14. Did these just before your post. I totally agree with limiting the colors- three or four is plenty. Our glitter came out as well, along with those sequins and other little decals. For really little kids or for a quicker project the Elmers markers work great for coloring the ornaments if you are not willing to paint. I also had the same problem with you – having to add water and flour to get the right consistency. Something that I found makes the baking faster is to make use of your top shelf and than switch halfway. Also flipping them like pancakes works great. Let the children free roam once the creative supplies come out. Personally, i used the flower bouquet wire found at craft stores to make durable and relastic hangers. Thanks for sharing this project!

    • Hi Laura! Thanks for comment. Do you mean Elmer’s paint markers? Those are helpful baking suggestions, and we’ll try that next time. ~rachelle

  15. What about pre-mixing the glitter into the paint? Would that work? My 3-year old loves glitter glue, but it’s a bit more gooey than we like for painting. I love your ornaments! I think we will give it a shot this week!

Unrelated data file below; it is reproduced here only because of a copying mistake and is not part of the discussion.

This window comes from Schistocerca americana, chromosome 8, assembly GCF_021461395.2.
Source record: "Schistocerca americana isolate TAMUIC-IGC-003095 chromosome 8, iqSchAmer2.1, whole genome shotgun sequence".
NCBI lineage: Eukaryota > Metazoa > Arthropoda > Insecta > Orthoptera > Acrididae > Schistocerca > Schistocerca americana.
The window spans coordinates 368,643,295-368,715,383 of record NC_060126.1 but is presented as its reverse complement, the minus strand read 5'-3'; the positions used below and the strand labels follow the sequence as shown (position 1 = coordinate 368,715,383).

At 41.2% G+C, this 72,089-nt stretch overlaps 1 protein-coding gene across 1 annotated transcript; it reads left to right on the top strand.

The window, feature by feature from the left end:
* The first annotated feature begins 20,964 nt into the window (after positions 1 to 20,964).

• That’s a great question! I’d recommend mixing the glitter into a bowl of white school glue, and then painting the glue mixture on top of dry paint. Have fun!

    • Thanks for sharing your photo, Sheau. It looks like some of the bears have belly buttons, too. They’re lovely, and we definitely have to try it with stamps next year. It’s such a nice effect. Happy holidays!

  16. These are beautiful. Thanks for the inspiration, we will be making them this Christmas!
    I just wanted to point out – be very careful when buying and using acrylic paint with toddlers and always look for a non-toxic version (for kids). Acrylic paint in general contains ingredients which are dangerous to kids and pets.